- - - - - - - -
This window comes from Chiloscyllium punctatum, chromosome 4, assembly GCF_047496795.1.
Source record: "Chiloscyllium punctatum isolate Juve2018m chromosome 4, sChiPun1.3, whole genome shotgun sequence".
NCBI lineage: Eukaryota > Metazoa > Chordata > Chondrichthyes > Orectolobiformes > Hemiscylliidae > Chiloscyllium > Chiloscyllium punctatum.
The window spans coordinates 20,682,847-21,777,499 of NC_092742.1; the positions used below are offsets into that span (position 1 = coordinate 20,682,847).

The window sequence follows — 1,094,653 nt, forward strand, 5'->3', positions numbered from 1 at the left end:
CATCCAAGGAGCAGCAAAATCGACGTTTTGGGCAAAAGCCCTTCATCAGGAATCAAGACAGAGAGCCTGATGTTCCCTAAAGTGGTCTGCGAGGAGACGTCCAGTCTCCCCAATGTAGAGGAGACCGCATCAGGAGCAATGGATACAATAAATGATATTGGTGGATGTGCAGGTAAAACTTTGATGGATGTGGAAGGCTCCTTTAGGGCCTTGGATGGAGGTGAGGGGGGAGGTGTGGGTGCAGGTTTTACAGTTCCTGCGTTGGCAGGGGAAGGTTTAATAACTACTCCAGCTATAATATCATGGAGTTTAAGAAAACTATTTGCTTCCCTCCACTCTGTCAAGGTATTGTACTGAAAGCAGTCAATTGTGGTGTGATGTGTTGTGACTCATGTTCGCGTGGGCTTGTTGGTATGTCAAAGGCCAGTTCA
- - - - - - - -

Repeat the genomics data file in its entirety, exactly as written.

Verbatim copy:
This window comes from Chiloscyllium punctatum, chromosome 4, assembly GCF_047496795.1.
Source record: "Chiloscyllium punctatum isolate Juve2018m chromosome 4, sChiPun1.3, whole genome shotgun sequence".
NCBI lineage: Eukaryota > Metazoa > Chordata > Chondrichthyes > Orectolobiformes > Hemiscylliidae > Chiloscyllium > Chiloscyllium punctatum.
The window spans coordinates 20,682,847-21,777,499 of NC_092742.1; the positions used below are offsets into that span (position 1 = coordinate 20,682,847).

The window sequence follows — 1,094,653 nt, forward strand, 5'->3', positions numbered from 1 at the left end:
CATCCAAGGAGCAGCAAAATCGACGTTTTGGGCAAAAGCCCTTCATCAGGAATCAAGACAGAGAGCCTGATGTTCCCTAAAGTGGTCTGCGAGGAGACGTCCAGTCTCCCCAATGTAGAGGAGACCGCATCAGGAGCAATGGATACAATAAATGATATTGGTGGATGTGCAGGTAAAACTTTGATGGATGTGGAAGGCTCCTTTAGGGCCTTGGATGGAGGTGAGGGGGGAGGTGTGGGTGCAGGTTTTACAGTTCCTGCGTTGGCAGGGGAAGGTTTAATAACTACTCCAGCTATAATATCATGGAGTTTAAGAAAACTATTTGCTTCCCTCCACTCTGTCAAGGTATTGTACTGAAAGCAGTCAATTGTGGTGTGATGTGTTGTGACTCATGTTCGCGTGGGCTTGTTGGTATGTCAAAGGCCAGTTCA